For over 23 Christmases I’ve received a significant number of gifts that would make any child happy. And though I could go in to detail, I’m not sure how much mass appeal there is in article titled: “Graham Lists His Christmas Gifts, Which is Mostly Video Games But With the Odd Pair of Socks and Underpants.” As such, I’ll use this time to remember the tender and nostalgic moments I’ve experienced over the holidays. Those gentle and quiet moments of familial bonding, wherein I, an only child, became closer to my parents and family.
I remember once I uh…We…Um…There was a uh…There were some relatives visiting and uh…
Ok wait, forget that one! It was probably overly sentimental and hokey. Here’s a real good one. Umm. I…had a…uh…hat and it…
Geez, this is embarrassing.
OH! I remember now. This one’s a real kicker. A holiday story that will inspire you and yours:
It was Christmas 2000. As my mother made pancakes and my father did the holiday tradition of “putting all of the wrapping paper into a garbage bag,” I hauled all of my gifts upstairs. Snow was falling outside, and the unnatural cold temperatures of Winnipeg in the winter remained at bay. Yes, it was a truly picturesque scene. The one you might find on a Christmas card, or at the very least, brag about in a Christmas card to those friends you see all that often. As I finished piling my gifts onto my bed, I was overcome with an itch on my chest, which I immediately scratched at through my Spider-Man onesie (admit it, you had a onesie too.) The itch relieved, I began to make my way back downstairs for Christmas breakfast-but along the way, I was overcome with another. And then another. And then another, until finally, I found myself in a full-on scratch panic. I bolted into the bathroom and unzipped the front of my onesie to discover that I had been given the greatest Christmas gift of all: Chickenpox!
And so I spent the remainder of my Christmas holidays coated in cream and ointment. It would be a memory to cherish for years to come, and it was, without question: the Best Christmas Ever.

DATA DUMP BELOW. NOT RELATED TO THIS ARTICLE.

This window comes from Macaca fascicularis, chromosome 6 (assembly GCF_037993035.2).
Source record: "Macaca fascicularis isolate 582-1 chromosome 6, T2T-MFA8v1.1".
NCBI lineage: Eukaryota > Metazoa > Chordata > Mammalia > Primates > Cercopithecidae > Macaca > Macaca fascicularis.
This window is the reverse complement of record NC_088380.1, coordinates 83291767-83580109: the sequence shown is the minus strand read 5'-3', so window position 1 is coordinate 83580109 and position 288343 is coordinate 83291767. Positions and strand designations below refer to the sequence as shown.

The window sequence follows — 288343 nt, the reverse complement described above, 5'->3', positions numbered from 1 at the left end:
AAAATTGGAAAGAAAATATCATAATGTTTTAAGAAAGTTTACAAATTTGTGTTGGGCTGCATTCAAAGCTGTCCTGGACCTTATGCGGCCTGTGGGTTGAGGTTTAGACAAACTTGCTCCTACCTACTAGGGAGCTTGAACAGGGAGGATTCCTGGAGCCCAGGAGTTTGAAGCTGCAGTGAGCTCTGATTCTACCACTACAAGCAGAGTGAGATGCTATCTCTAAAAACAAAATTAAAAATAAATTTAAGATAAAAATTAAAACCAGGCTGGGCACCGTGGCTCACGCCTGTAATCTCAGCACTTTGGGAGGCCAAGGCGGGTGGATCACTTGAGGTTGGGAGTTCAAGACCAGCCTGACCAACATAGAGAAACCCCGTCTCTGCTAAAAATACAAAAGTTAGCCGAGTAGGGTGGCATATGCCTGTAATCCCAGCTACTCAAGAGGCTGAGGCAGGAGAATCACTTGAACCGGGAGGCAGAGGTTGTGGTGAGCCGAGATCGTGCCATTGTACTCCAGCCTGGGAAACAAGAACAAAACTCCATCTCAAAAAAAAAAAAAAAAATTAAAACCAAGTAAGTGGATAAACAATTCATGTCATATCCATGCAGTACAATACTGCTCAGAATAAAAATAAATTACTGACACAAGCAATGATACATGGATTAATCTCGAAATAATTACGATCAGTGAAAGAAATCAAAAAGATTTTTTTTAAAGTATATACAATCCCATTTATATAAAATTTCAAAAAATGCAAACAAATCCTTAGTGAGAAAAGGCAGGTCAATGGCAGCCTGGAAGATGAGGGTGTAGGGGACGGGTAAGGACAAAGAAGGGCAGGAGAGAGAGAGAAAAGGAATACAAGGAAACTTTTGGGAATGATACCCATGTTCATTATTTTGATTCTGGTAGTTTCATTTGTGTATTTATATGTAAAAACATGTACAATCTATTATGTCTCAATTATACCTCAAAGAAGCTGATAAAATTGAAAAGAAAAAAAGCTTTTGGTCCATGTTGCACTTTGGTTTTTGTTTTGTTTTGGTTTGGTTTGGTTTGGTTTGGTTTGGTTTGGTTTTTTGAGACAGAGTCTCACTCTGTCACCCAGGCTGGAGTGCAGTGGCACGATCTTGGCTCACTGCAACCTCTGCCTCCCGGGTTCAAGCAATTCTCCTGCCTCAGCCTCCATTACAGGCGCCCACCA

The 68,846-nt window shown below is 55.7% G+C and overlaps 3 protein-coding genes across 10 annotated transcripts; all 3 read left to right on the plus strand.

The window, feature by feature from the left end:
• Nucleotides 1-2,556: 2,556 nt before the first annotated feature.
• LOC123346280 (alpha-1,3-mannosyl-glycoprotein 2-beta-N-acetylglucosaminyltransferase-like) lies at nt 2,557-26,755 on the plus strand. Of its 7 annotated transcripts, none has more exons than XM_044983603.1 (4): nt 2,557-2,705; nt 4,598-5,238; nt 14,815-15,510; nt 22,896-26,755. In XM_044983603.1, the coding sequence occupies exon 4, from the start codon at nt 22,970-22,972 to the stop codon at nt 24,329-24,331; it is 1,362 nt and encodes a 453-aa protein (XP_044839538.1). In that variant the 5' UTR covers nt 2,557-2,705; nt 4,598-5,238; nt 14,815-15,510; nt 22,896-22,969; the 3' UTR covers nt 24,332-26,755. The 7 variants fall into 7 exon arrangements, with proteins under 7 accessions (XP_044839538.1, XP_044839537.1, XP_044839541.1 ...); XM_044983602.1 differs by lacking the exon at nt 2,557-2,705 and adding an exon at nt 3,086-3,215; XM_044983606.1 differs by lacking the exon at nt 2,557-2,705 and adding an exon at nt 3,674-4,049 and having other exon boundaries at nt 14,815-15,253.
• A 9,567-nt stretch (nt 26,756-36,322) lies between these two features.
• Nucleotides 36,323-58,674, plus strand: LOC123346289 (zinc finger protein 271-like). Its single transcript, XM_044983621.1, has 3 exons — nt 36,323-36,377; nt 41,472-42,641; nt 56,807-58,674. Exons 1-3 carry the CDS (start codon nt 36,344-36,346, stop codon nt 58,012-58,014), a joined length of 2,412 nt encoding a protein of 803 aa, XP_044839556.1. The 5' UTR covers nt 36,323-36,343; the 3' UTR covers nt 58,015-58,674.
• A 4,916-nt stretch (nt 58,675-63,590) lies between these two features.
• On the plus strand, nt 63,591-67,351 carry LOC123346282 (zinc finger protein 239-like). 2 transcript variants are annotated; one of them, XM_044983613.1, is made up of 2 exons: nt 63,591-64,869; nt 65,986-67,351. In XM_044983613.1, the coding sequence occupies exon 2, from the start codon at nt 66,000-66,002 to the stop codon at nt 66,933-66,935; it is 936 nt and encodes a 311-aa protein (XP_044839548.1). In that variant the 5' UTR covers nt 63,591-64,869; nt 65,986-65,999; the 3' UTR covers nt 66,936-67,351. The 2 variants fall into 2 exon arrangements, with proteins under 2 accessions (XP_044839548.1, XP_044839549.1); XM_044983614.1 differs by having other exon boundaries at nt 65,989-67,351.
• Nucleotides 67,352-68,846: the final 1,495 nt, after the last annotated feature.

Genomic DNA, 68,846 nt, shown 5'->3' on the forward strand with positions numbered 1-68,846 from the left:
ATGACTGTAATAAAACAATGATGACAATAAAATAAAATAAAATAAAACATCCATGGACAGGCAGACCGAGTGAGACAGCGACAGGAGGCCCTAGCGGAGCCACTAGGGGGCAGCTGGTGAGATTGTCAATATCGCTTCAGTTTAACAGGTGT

Wait, why was that the memory I remembered?! That wasn’t a good Christmas memory at all. If anything it was really depressing. That’s the type of thing that ruins the holidays, not defines them. But that said, it’s things like this that have become almost more defining of the holiday season than the holidays themselves–the delighting in the miseries of others. Indeed, one of my favourite new holiday traditions is to look at Twitter on Christmas and search for the people who are angry that they didn’t get a car or new phone. Whining has become the new caroling, and basking in schadenfreude has become just as welcoming as basking in the glow of a fireplace.
That’s not to say that I’ve completely forgotten all the ‘good’ holidays memories I have. They’re just harder to discern from one another. The Christmas where I received a Nintendo 64 isn’t that different from the one where I received a Gamecube, and the Christmas where I was visited by my aunt wasn’t all that dissimilar from the other Christmas where I was visited by that same aunt.
Maybe that’s just me. I’m the type of person who is quicker to tell a story about my perils with orthodontics and jaw surgery than I am to tell a story about the time I won a race. As much as we may hate to admit it, there’s a holiday routine that we fall into–the purchasing of gifts, opening them, having dinner–and the things that deviate from that stand out. For me, it’s the Christmas where I had chicken pox. For you, it might be the Christmas where a relative said something horrible!
So this holiday season, try to take the bad with the good. Who knows, it may become a great anecdote (or online article) one day.
Graham Sigurdson is the Chief Copy Editor for the summer edition of On The Danforth. He knows a lot about nothing, and will be quick to prove that when asked. He complains a lot on his twitter.